How to prefetch data when processing with GPU?

Same situation.

I have 12 cores, I find that the dataloader can not make full use of them. It can only make about 60% ability of them. I set the num_worker as 12 and my IO bound is enough. For training network like resnet, the data preprocess time cost more than 70% time in the whole process.

I have a computation bound augment process, and I set num_workers=50.
Then there’s a obvious delay in data loading every 50 batches. It seems that each worker prepare only one batch and wait still until next invocation. CPU and IO utilities are all low.

I use the imagenet example.
Here is some logging.

Epoch: [0][0/1124]      Time 100.303 (100.303)  Data 95.814 (95.814)    Loss 2.1197 (2.1197)    Acc@1 1.562 (1.562)     Acc@2 51.562 (51.562)
Epoch: [0][10/1124]     Time 0.422 (9.584)      Data 0.011 (8.753)      Loss 2.2578 (2.1322)    Acc@1 4.297 (4.865)     Acc@2 6.250 (20.312)
Epoch: [0][20/1124]     Time 0.288 (5.191)      Data 0.078 (4.606)      Loss 2.3653 (2.1892)    Acc@1 16.406 (7.310)    Acc@2 63.281 (21.001)
Epoch: [0][30/1124]     Time 0.288 (3.604)      Data 0.071 (3.134)      Loss 2.2124 (2.1810)    Acc@1 23.047 (10.144)   Acc@2 46.094 (28.679)
Epoch: [0][40/1124]     Time 0.295 (2.795)      Data 0.094 (2.382)      Loss 2.2084 (2.1984)    Acc@1 2.344 (11.719)    Acc@2 3.906 (30.164)
Epoch: [0][50/1124]     Time 0.434 (2.312)      Data 0.098 (1.927)      Loss 2.0883 (2.1817)    Acc@1 27.344 (11.060)   Acc@2 50.391 (28.592)
Epoch: [0][60/1124]     Time 30.907 (2.497)     Data 30.285 (2.119)     Loss 2.0824 (2.1731)    Acc@1 19.531 (12.897)   Acc@2 41.406 (31.276)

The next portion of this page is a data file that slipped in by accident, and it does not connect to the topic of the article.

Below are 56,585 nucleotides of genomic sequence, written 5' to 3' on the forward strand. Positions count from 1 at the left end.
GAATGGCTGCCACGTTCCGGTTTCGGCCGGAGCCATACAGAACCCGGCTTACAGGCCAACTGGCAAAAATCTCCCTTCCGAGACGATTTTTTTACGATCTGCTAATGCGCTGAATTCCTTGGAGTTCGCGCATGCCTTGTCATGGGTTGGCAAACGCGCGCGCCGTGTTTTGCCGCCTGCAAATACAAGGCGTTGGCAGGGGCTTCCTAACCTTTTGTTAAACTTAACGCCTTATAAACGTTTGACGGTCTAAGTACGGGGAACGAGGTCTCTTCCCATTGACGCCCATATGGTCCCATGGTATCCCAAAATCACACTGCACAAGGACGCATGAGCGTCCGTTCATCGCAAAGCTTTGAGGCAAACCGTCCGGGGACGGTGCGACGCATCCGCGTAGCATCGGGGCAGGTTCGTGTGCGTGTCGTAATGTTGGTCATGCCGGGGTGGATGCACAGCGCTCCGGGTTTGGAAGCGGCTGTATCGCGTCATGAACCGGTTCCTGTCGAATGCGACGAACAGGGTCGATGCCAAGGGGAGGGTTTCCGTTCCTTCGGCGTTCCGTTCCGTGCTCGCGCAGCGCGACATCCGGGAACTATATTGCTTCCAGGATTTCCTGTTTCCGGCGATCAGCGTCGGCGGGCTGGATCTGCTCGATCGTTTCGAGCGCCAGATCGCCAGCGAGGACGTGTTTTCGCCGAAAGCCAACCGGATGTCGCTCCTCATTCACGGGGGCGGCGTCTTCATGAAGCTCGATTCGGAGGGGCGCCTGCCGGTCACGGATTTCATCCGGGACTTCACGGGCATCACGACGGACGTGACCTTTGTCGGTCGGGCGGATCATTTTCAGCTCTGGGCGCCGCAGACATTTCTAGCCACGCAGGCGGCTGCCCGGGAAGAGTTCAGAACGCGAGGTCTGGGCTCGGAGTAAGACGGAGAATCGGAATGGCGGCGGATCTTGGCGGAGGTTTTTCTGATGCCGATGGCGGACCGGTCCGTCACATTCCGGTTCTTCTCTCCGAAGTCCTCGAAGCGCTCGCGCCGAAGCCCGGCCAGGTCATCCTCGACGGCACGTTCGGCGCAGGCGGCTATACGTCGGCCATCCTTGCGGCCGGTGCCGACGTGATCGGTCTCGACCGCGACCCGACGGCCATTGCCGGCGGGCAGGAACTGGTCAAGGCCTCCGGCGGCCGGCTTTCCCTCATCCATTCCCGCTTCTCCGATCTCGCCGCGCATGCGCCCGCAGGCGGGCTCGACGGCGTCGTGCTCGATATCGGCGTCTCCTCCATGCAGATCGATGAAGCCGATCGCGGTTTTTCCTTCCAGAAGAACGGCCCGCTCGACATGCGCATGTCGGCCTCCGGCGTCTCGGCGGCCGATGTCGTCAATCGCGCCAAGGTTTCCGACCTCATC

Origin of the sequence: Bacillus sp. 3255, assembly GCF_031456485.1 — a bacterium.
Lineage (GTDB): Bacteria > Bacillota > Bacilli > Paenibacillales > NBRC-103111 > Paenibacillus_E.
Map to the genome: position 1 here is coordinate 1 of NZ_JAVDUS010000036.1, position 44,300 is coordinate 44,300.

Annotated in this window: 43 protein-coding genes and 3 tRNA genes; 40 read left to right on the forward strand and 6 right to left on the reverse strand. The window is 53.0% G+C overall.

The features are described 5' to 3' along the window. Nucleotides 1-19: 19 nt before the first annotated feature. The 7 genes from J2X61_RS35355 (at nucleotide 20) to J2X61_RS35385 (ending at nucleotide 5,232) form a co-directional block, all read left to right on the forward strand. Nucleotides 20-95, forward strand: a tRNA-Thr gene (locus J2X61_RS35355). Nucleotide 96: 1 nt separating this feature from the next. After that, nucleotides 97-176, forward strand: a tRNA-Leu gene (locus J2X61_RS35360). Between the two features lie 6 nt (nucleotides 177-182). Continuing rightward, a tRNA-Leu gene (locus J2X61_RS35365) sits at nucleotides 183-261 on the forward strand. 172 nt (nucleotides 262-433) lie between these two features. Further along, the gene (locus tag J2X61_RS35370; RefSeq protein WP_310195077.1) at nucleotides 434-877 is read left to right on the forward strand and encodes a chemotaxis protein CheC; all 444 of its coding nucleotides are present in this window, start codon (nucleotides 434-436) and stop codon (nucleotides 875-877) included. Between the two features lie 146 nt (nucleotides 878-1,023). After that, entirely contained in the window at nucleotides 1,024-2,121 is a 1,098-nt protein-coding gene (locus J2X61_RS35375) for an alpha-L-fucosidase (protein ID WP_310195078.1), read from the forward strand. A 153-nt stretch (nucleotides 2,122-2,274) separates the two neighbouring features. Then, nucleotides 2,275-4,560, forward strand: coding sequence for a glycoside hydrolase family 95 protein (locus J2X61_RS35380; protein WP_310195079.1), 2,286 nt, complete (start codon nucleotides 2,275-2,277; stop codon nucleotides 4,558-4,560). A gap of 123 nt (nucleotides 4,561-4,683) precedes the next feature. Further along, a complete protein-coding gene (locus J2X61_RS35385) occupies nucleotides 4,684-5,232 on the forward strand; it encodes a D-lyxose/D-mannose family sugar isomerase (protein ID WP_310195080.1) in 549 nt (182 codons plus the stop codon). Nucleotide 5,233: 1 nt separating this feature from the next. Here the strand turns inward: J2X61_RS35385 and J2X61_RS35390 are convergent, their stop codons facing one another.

Epoch: [0][70/1124]     Time 0.816 (2.326)      Data 0.102 (1.933)      Loss 2.0904 (2.1663)    Acc@1 22.656 (14.277)   Acc@2 43.359 (33.291)
Epoch: [0][80/1124]     Time 0.192 (2.094)      Data 0.065 (1.707)      Loss 2.1167 (2.1607)    Acc@1 21.094 (15.355)   Acc@2 42.188 (34.891)
Epoch: [0][90/1124]     Time 0.788 (1.904)      Data 0.168 (1.528)      Loss 2.2529 (2.1558)    Acc@1 25.781 (16.303)   Acc@2 46.484 (36.178)
Epoch: [0][100/1124]    Time 0.324 (1.749)      Data 0.212 (1.385)      Loss 2.1106 (2.1537)    Acc@1 21.484 (16.901)   Acc@2 48.438 (37.233)
Epoch: [0][110/1124]    Time 0.414 (1.633)      Data 0.002 (1.267)      Loss 2.0465 (2.1491)    Acc@1 23.438 (17.325)   Acc@2 48.438 (37.968)
Epoch: [0][120/1124]    Time 45.406 (1.906)     Data 44.589 (1.537)     Loss 2.2800 (2.1496)    Acc@1 20.703 (17.859)   Acc@2 42.578 (38.598)
Epoch: [0][130/1124]    Time 0.591 (1.824)      Data 0.007 (1.454)      Loss 2.0338 (2.1466)    Acc@1 19.141 (18.079)   Acc@2 45.703 (39.054)
Epoch: [0][140/1124]    Time 0.510 (1.765)      Data 0.184 (1.397)      Loss 2.1249 (2.1457)    Acc@1 21.875 (18.426)   Acc@2 49.609 (39.583)
Epoch: [0][150/1124]    Time 0.203 (1.670)      Data 0.004 (1.308)      Loss 2.1863 (2.1450)    Acc@1 20.703 (18.755)   Acc@2 42.188 (39.929)
Epoch: [0][160/1124]    Time 0.269 (1.589)      Data 0.084 (1.231)      Loss 2.2051 (2.1434)    Acc@1 23.828 (19.031)   Acc@2 48.047 (40.302)
Epoch: [0][170/1124]    Time 0.281 (1.520)      Data 0.077 (1.163)      Loss 2.1192 (2.1403)    Acc@1 21.875 (19.301)   Acc@2 44.531 (40.634)
Epoch: [0][180/1124]    Time 40.498 (1.675)     Data 39.783 (1.321)     Loss 2.0573 (2.1410)    Acc@1 24.609 (19.572)   Acc@2 47.656 (40.981)

I am experiencing the same issue. No matter how many data loading workers I select, there’s always a delay after their batches have been processed.

have the same issue too.
using tfrecord or mxnet’s rec file to load data doesn’t have this issue.

Same situation.
I moved from tensorflow’s Dataset API that works like a charm.

But dataloader loads batch and waits for model optimization (but it shouldn’t wait!)


I’ve spent some time working on this problem over a variety of projects. I’ve cut and pasted some past thoughts, bullets, etc from previous discussions. My background involves architecting systems that move large volumes of data from network cards to storage and then back again on request, with processing between the steps. A very similar set of concerns.

The two main constraints that usually dominate your PyTorch training performance and ability to saturate the shiny GPUs are your total CPU IPS (instructions per second) and your storage IOPS (I/O per second).